Marriott says it plans to learn from its “green” hotel prototypes and expand the program by a measure of tenfold over the next five years.
A central part of the hotel’s efforts is a hotel design that will be “pre-certified” to LEED standards, according to a press release. The design is tailored to Marriott’s Courtyard brand, which has more than 160 hotels in development worldwide.
Marriott plans to increase its green hotel portfolio without driving construction costs through the roof.
The hotel says it will shave about $100,000 in construction expenses and six months in design time, and cut energy and water consumption by a quarter, when compared to national averages. Combined with local and regional incentives for green building, Marriott estimates that the expense in achieving LEED certification could be recouped within two years.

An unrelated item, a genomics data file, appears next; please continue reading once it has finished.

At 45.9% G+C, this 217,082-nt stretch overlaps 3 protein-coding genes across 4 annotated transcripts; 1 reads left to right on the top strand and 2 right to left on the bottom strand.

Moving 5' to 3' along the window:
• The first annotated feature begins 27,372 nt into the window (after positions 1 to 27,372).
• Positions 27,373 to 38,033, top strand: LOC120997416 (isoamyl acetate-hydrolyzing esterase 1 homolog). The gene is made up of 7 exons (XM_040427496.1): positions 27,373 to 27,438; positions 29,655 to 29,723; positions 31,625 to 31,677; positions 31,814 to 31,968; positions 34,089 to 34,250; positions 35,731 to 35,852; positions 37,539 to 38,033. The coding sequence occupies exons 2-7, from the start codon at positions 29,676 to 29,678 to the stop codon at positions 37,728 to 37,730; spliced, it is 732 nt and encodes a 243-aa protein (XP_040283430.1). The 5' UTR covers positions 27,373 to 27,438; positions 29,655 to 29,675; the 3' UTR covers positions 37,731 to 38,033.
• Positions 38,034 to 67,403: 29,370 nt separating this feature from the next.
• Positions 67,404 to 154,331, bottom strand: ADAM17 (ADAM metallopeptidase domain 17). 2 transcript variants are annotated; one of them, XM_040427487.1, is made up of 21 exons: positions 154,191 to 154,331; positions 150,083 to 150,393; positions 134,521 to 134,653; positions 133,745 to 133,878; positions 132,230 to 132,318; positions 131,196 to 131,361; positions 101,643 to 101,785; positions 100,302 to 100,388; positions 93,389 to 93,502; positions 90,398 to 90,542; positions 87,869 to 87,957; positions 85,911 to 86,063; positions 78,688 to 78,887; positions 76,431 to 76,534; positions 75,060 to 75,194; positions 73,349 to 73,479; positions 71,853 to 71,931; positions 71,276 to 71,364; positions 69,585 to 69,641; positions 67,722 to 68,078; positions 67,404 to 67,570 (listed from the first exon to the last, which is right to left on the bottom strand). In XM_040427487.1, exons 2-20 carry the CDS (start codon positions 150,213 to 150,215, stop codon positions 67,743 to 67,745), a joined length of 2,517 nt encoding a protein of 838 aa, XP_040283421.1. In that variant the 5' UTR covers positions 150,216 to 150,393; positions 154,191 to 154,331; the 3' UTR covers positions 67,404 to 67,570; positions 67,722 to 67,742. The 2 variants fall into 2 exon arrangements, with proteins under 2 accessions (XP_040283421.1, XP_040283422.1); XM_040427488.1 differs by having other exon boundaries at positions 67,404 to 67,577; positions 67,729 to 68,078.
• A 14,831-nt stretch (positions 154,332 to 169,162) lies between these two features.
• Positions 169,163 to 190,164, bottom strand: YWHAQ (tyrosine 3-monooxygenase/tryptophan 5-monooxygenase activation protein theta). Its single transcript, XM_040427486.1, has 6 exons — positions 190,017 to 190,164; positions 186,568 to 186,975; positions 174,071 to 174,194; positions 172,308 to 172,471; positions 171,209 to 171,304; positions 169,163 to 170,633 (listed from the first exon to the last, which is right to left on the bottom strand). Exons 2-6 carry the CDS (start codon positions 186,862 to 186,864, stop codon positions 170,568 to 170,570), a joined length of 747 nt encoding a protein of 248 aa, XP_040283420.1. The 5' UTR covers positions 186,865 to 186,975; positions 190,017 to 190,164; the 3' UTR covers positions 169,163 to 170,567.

The U.S. Green Building Council, which conducts LEED certifications, calls Marriott’s new design a “volume-build” certification, because of the ability to pre-certify structures.
Eventually the strategy will be extended to other Marriott brands, including Fairfield Inn, Residence Inn, SpringHill Suites and TownePlace Suites. Those hotels have a total of 290 locations under development.
Marriott’s new hotel design for the Courtyard division will be available in April 2010. The Courtyard Settler’s Ridge in Pittsburgh, Penn., which will open next summer, will be the first hotel designed and constructed to these standards.
This latest effort marks a ramping-up of Marriott’s environmental design efforts. In May, the hotel chain had about 30 hotels under development being built to LEED standards.